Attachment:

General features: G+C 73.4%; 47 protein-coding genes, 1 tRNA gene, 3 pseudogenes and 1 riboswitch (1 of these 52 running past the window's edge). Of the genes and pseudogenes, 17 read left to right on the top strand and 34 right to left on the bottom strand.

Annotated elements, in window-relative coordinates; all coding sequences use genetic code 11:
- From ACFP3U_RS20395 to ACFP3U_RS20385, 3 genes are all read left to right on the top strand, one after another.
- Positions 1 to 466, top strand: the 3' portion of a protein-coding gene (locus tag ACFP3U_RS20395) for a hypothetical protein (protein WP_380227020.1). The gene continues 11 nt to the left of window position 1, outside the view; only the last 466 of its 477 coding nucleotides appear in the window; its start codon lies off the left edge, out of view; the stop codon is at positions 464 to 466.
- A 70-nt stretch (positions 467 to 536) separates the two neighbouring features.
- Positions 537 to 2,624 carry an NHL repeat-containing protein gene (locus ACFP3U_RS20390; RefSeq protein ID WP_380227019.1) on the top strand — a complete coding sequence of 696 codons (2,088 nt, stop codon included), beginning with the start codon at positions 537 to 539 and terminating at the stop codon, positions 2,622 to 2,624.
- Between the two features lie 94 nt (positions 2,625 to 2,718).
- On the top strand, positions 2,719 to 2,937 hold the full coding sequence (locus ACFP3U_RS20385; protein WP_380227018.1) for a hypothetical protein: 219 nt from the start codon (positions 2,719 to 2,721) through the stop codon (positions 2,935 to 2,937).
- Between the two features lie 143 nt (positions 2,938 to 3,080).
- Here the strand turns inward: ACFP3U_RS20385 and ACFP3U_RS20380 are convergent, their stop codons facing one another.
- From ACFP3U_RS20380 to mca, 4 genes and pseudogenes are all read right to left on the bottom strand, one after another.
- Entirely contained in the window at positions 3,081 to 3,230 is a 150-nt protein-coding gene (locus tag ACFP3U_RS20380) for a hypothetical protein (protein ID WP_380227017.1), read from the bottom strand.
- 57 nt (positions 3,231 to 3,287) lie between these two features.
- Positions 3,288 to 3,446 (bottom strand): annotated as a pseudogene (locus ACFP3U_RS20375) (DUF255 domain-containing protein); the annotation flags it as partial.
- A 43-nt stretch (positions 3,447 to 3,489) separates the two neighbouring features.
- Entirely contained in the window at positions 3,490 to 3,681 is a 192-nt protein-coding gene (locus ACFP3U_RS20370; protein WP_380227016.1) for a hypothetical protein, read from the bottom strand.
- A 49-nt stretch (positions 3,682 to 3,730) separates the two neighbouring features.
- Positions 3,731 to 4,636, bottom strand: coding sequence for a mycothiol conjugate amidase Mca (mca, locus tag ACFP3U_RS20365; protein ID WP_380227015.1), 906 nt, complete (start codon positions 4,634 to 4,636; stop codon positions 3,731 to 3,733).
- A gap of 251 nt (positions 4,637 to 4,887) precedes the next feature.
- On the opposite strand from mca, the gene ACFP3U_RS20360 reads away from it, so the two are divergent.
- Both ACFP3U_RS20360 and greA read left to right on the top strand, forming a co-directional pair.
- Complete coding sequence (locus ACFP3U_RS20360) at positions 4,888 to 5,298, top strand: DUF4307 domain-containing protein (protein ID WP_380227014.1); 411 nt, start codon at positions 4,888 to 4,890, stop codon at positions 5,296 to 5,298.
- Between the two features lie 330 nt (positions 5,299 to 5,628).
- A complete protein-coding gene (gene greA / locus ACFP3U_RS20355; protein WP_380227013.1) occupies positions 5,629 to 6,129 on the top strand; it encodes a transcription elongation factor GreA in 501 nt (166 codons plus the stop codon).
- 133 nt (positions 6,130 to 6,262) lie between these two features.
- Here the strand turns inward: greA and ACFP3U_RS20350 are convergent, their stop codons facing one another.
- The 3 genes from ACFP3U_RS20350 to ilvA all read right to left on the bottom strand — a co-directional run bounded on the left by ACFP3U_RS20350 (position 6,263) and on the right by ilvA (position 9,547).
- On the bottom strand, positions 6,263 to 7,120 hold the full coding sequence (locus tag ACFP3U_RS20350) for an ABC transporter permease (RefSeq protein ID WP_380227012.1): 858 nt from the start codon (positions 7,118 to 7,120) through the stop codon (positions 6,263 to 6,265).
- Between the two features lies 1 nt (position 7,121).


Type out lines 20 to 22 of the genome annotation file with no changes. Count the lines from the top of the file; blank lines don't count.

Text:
- On the opposite strand from mca, the gene ACFP3U_RS20360 reads away from it, so the two are divergent.
- Both ACFP3U_RS20360 and greA read left to right on the top strand, forming a co-directional pair.
- Complete coding sequence (locus ACFP3U_RS20360) at positions 4,888 to 5,298, top strand: DUF4307 domain-containing protein (protein ID WP_380227014.1); 411 nt, start codon at positions 4,888 to 4,890, stop codon at positions 5,296 to 5,298.